Capsule Description: Proto-Cyberpunkish dark future with some unique twists, a flawed and driven protagonist, and gripping action. On my Top Ten list. Read it. Buy it. Buy two and give one to a friend. Review: Alfred Bester is generally recognized as one of the greatest writers of SF, especially on the strength of his plots and prose style. He made his reputation on short stories, but is best remembered for two novels: The Demolished Man and The Stars My Destination (sometimes known as "Tiger! Tiger!" in the UK). First published in 1956, The Stars My Destination anticipated many of the staples of the later cyberpunk movement -- the megacorporations as powerful as the governments, body and mind redesign to specs, the dark overall nature of the world, even the cybernetic enhancement of the body. To this it added the standard "one wierd idea" of SF -- that human beings could learn to teleport, or "jaunte" from point to point, with various personal limitations but one overall absolute limit: no one could bridge the gap between a planet and anywhere in outer space. On the surface of a planet, the jaunte ruled supreme; off of it, mankind was still restricted to machinery. In this future world -- extrapolated with convincing and sometimes frightening accuracy by Bester -- we are introduced to the protagonist, Gulliver ("Gully") Foyle: "He was one hundred and seventy days dying and not yet dead..." Foyle is a former nobody, a man who had lots of potential but never had to use it, completely lazy, doing the minimum he could to get by, who is suddenly marooned in space with no escape. Even this isn't enough to motivate him beyond trying to find air and food on the wreck; he hasn't learned enough to know it's possible to FIND a way out of his situation. But he is galvanized to action when an apparent rescue ship deliberately passes him by.In a sense, The Stars My Destination is simply a SF rewrite of a far older classic, The Count of Monte Cristo. It's the study of a capable, vengeance-driven man who escapes from an apparently impossible situation (twice, in Foyle's case) and returns as an utterly different man to wreak the vengeance that he was denied under his old name. Unlike many other Monte Cristo homages, however, Bester's is written with language fully as evocative as the original's, and with added intricate plot threads that make Gully Foyle's odyssey unique.I cannot find sufficiently enthusiastic ways to recommend this book. It is one of the best, shining examples of what science fiction can be, in many ways. Read it.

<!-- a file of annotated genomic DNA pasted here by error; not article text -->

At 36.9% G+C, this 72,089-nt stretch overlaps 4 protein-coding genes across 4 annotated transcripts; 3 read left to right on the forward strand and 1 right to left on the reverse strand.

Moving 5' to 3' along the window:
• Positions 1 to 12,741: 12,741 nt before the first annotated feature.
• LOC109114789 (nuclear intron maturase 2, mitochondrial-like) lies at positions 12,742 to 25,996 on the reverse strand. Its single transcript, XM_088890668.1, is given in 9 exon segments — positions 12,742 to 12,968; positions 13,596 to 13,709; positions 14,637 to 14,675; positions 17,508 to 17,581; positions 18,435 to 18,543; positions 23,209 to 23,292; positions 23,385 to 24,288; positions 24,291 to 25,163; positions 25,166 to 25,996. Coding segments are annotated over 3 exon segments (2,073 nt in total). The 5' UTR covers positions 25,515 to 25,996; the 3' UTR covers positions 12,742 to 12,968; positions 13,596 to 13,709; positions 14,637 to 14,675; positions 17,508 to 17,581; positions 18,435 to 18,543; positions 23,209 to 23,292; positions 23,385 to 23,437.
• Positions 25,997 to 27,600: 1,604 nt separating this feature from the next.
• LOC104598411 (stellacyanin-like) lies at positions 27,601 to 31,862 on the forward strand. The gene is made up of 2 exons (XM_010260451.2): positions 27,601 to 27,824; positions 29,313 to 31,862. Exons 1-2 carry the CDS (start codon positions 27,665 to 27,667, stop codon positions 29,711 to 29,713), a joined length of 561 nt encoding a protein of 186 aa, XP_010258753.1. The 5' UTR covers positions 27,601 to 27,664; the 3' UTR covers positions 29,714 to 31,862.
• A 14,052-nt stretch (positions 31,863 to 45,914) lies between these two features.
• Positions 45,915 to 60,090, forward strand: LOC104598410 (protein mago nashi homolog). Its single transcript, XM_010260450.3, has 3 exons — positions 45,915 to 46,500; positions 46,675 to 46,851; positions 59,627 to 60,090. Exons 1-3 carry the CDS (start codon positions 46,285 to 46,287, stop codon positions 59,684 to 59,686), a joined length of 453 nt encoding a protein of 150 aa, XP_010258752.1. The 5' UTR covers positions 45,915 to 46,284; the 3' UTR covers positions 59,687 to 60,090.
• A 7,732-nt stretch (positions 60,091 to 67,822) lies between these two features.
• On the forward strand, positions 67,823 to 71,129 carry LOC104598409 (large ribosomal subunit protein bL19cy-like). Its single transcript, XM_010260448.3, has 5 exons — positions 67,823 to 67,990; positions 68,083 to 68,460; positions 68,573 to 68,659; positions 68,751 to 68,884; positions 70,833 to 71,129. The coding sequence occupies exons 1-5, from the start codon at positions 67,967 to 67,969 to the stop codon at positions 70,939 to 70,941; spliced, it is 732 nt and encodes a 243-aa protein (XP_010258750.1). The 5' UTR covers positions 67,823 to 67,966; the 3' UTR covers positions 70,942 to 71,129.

If you are unfamiliar with "Tiger! Tiger!".......
Published by Thriftbooks.com User , 19 years ago
....try re-reading "The Stars My Destination." You might find that this is indeed the same novel under it's original (and better fitting) title. Apropos of the original title, I believe that any connoisseur should attempt to get their hands on the novel as it was meant to be conveyed. So, "book snobs" unite, and pick up "Tiger! Tiger!" Both Gully Foyle and Edmond Dantes will commend you.
Published by Thriftbooks.com User , 20 years ago